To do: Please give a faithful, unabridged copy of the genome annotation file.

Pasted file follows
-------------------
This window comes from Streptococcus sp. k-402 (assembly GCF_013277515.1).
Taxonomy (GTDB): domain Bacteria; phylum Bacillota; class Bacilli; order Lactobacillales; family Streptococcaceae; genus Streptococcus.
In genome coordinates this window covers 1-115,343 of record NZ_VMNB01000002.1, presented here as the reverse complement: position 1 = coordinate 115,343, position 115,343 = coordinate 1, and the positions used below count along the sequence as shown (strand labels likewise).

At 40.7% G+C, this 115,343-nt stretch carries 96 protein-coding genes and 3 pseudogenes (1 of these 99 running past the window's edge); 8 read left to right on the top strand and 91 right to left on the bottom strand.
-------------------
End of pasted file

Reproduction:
This window comes from Streptococcus sp. k-402 (assembly GCF_013277515.1).
Taxonomy (GTDB): domain Bacteria; phylum Bacillota; class Bacilli; order Lactobacillales; family Streptococcaceae; genus Streptococcus.
In genome coordinates this window covers 1-115,343 of record NZ_VMNB01000002.1, presented here as the reverse complement: position 1 = coordinate 115,343, position 115,343 = coordinate 1, and the positions used below count along the sequence as shown (strand labels likewise).

At 40.7% G+C, this 115,343-nt stretch carries 96 protein-coding genes and 3 pseudogenes (1 of these 99 running past the window's edge); 8 read left to right on the top strand and 91 right to left on the bottom strand.